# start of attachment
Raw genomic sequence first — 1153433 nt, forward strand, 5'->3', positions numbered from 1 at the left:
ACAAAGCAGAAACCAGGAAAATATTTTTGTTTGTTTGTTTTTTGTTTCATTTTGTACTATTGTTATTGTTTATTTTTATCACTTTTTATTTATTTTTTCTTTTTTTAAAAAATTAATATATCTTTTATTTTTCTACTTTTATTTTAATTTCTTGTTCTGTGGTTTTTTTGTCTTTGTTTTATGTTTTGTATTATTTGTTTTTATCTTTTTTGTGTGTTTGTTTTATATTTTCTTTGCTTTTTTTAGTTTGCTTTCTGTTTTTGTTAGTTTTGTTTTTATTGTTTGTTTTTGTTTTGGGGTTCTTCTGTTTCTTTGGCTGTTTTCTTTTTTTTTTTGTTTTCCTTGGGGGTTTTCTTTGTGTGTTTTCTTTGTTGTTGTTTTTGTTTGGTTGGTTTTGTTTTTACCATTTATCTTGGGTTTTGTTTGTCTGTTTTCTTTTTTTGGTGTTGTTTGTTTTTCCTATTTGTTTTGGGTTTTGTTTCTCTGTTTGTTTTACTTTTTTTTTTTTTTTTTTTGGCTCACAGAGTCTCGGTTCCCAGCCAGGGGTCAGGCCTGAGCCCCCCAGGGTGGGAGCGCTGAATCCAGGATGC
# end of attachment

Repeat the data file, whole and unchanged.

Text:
Raw genomic sequence first — 1153433 nt, forward strand, 5'->3', positions numbered from 1 at the left:
ACAAAGCAGAAACCAGGAAAATATTTTTGTTTGTTTGTTTTTTGTTTCATTTTGTACTATTGTTATTGTTTATTTTTATCACTTTTTATTTATTTTTTCTTTTTTTAAAAAATTAATATATCTTTTATTTTTCTACTTTTATTTTAATTTCTTGTTCTGTGGTTTTTTTGTCTTTGTTTTATGTTTTGTATTATTTGTTTTTATCTTTTTTGTGTGTTTGTTTTATATTTTCTTTGCTTTTTTTAGTTTGCTTTCTGTTTTTGTTAGTTTTGTTTTTATTGTTTGTTTTTGTTTTGGGGTTCTTCTGTTTCTTTGGCTGTTTTCTTTTTTTTTTTGTTTTCCTTGGGGGTTTTCTTTGTGTGTTTTCTTTGTTGTTGTTTTTGTTTGGTTGGTTTTGTTTTTACCATTTATCTTGGGTTTTGTTTGTCTGTTTTCTTTTTTTGGTGTTGTTTGTTTTTCCTATTTGTTTTGGGTTTTGTTTCTCTGTTTGTTTTACTTTTTTTTTTTTTTTTTTTGGCTCACAGAGTCTCGGTTCCCAGCCAGGGGTCAGGCCTGAGCCCCCCAGGGTGGGAGCGCTGAATCCAGGATGC